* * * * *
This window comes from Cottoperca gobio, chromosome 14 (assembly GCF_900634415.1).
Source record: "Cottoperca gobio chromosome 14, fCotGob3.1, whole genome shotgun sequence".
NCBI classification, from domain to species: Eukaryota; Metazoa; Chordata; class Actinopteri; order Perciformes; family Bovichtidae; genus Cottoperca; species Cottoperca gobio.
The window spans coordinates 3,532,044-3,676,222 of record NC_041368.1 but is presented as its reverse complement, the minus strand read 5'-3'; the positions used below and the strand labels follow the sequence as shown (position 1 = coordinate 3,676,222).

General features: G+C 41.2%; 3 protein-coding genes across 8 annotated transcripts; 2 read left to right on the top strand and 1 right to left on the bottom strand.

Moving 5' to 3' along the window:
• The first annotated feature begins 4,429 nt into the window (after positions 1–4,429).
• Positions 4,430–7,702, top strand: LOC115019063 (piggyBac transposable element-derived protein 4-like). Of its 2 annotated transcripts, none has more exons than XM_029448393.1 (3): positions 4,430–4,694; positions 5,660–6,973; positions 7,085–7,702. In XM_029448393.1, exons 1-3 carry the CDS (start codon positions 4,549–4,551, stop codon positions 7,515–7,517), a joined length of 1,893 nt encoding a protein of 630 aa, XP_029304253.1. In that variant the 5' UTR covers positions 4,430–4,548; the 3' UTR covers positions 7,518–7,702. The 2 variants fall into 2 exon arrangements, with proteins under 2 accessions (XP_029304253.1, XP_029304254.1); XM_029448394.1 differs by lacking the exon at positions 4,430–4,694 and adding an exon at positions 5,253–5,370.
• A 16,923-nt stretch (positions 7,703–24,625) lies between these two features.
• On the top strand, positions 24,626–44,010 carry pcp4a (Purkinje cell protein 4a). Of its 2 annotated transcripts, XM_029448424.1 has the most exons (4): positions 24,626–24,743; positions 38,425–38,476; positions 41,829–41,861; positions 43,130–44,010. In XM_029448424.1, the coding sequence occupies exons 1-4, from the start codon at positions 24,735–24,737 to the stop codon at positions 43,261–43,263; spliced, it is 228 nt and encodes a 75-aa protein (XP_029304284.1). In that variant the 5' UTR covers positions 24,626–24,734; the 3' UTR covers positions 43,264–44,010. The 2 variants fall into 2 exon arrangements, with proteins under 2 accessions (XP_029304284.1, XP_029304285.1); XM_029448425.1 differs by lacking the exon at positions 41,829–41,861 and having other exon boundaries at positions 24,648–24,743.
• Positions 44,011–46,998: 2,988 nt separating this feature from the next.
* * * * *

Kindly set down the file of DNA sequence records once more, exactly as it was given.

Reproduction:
This window comes from Cottoperca gobio, chromosome 14 (assembly GCF_900634415.1).
Source record: "Cottoperca gobio chromosome 14, fCotGob3.1, whole genome shotgun sequence".
NCBI classification, from domain to species: Eukaryota; Metazoa; Chordata; class Actinopteri; order Perciformes; family Bovichtidae; genus Cottoperca; species Cottoperca gobio.
The window spans coordinates 3,532,044-3,676,222 of record NC_041368.1 but is presented as its reverse complement, the minus strand read 5'-3'; the positions used below and the strand labels follow the sequence as shown (position 1 = coordinate 3,676,222).

General features: G+C 41.2%; 3 protein-coding genes across 8 annotated transcripts; 2 read left to right on the top strand and 1 right to left on the bottom strand.

Moving 5' to 3' along the window:
• The first annotated feature begins 4,429 nt into the window (after positions 1–4,429).
• Positions 4,430–7,702, top strand: LOC115019063 (piggyBac transposable element-derived protein 4-like). Of its 2 annotated transcripts, none has more exons than XM_029448393.1 (3): positions 4,430–4,694; positions 5,660–6,973; positions 7,085–7,702. In XM_029448393.1, exons 1-3 carry the CDS (start codon positions 4,549–4,551, stop codon positions 7,515–7,517), a joined length of 1,893 nt encoding a protein of 630 aa, XP_029304253.1. In that variant the 5' UTR covers positions 4,430–4,548; the 3' UTR covers positions 7,518–7,702. The 2 variants fall into 2 exon arrangements, with proteins under 2 accessions (XP_029304253.1, XP_029304254.1); XM_029448394.1 differs by lacking the exon at positions 4,430–4,694 and adding an exon at positions 5,253–5,370.
• A 16,923-nt stretch (positions 7,703–24,625) lies between these two features.
• On the top strand, positions 24,626–44,010 carry pcp4a (Purkinje cell protein 4a). Of its 2 annotated transcripts, XM_029448424.1 has the most exons (4): positions 24,626–24,743; positions 38,425–38,476; positions 41,829–41,861; positions 43,130–44,010. In XM_029448424.1, the coding sequence occupies exons 1-4, from the start codon at positions 24,735–24,737 to the stop codon at positions 43,261–43,263; spliced, it is 228 nt and encodes a 75-aa protein (XP_029304284.1). In that variant the 5' UTR covers positions 24,626–24,734; the 3' UTR covers positions 43,264–44,010. The 2 variants fall into 2 exon arrangements, with proteins under 2 accessions (XP_029304284.1, XP_029304285.1); XM_029448425.1 differs by lacking the exon at positions 41,829–41,861 and having other exon boundaries at positions 24,648–24,743.
• Positions 44,011–46,998: 2,988 nt separating this feature from the next.